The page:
Castro, text mining and my fellowship project in Stanford
A tale of my journalistic interest in text sources
It was digging into a collection of speeches by Fidel Castro that first helped me realize how useful text mining could be for journalists.
I was interested in exploring the idea of sacrifice in post-1959 Cuba: how it had become so widely accepted in the culture as an integral (and necessary) part of life. It occurred to me that maybe at some point in our route towards “communist prosperity,” we had forgotten that all that selfless suffering was simply supposed to be a means to an end, not an end in itself. Losing sight of that — I thought — had left us stuck in a pointless cycle of perpetual mindless martyrdom.
Looking for sources to evaluate my hypothesis, I thought that the statements by the man who for 50 years had decided every aspect of our lives in Cuba — from the negotiations of the Missile Crisis to the design of the uniforms nurses wear today — were a good place to start.
It felt like a monumental feat, however: a tireless speaker, Fidel Castro held several national and international records for the longest speeches, including one of over 7 hours in 1998 before the Cuban Parliament, and a 4.5-hour appearance at the UN General Assembly in 1960. The word count of five decades of his public addresses would certainly amount to several millions… and that felt overwhelming and discouraging for someone with (at the time) zero coding skills.
A bittersweet taste of automation
I was working as a tech reporter in Havana in 2013 when I came across a developer who, as a hobby, had scraped all of Fidel Castro’s speeches from a government website, and put together a searchable database.
When I told him about my idea, he offered to do the search for me, and a few days later, he handed me a PDF file in a flash drive with the search results. I would have liked to get my hands on the software and be able to explore the issue further, but we didn’t know each other that well, so— with the healthy distrust that we have for strangers in communist Cuba — I understood that he didn’t want to be linked to a future use of his program outside his control that could get him in trouble. I thanked him and tried to make the most out of the 66 pages of results.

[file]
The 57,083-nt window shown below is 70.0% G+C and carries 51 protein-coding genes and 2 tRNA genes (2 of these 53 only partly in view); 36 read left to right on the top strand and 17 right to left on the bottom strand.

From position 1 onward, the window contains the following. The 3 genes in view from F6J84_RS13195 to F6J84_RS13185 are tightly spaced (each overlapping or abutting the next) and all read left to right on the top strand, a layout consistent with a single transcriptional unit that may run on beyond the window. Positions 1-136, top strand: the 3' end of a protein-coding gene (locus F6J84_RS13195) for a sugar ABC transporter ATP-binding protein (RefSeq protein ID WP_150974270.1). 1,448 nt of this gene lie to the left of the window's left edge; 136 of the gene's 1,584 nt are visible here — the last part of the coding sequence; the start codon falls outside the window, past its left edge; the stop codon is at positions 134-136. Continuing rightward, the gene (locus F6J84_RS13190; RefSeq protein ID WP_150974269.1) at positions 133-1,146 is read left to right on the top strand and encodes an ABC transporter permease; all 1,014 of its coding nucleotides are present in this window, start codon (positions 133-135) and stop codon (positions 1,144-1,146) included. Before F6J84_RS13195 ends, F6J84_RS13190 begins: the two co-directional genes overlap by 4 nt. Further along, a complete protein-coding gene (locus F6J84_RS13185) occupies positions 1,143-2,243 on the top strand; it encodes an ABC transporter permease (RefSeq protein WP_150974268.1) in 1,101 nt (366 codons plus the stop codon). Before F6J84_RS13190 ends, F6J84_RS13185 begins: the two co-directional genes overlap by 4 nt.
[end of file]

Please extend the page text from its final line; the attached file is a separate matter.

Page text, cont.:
Long story short, my theory about Cuban suffering was wrong. I was disappointed to see that there had been little variation in the discourse since the 1960s: it had always been sacrifice for the sake of sacrifice. Exploring other possible reasons behind that mentality — like religious beliefs— were not as interesting to me, and that inquiry never turned into an article.
The real value of that experience, though, was seeing how much time could be saved through automation, and realizing that there were stories buried in piles of words waiting to be explored.
Are text-data driven stories a thing? (and how to find them)
A few years later, while I was doing my master’s in the UK, I went back to thinking about text mining, but this time my goal was to learn to do the analyses myself.
I knew that by the end of the course I would be going back to a data desert (Cuba), and if I wanted to be a data journalist, I’d better get creative.
Without public records, or quality (or reliable) official statistics, I thought that less jealously guarded text archives had some potential.
I soon learned that the toolbox of the text-miner-journalist was extremely extensive, and with plenty of varying levels of complication. From PDF file processing, to text extraction, to visualization, there were dozens of principles, and methods, and math, and software to be mastered:
- NLP theory and practice
- OCR software
- Regular expressions
- Coding (in more than one language preferably)
- Specific libraries for NLP
- Text/Information retrieval
- Machine learning theory and practice
- Querying APIs
- Text data visualization principles (or “learning to hate word clouds”)
- Web scraping
- Version Control tools
- Command line
…just to name a few.
Text-data for all: my JSK Fellowship project
Every time a new problem takes me deeper down the rabbit hole of text analysis skill acquisition, I wonder:
Does every journalist wanting to accomplish similar results need to go through this amount of training?
Now that I’m spending ten months at Stanford University as a JSK fellow, I want to find ways to lower that bar, and make text processing easier and faster for journalists.
I can’t think of a better place to do this: immersed in the entrepreneurial spirit of Silicon Valley; having access to brilliant minds, courses and research at Stanford University (the people who “wrote the book”), and putting everything in a journalistic perspective with the support of the JSK Fellowship program and my fellow fellows.
I hope to be able to integrate all those ingredients into a coherent answer.
Follow me here for updates about my work, or write me if you’d like to share your experiences, concerns, and ideas about textual sources and journalism.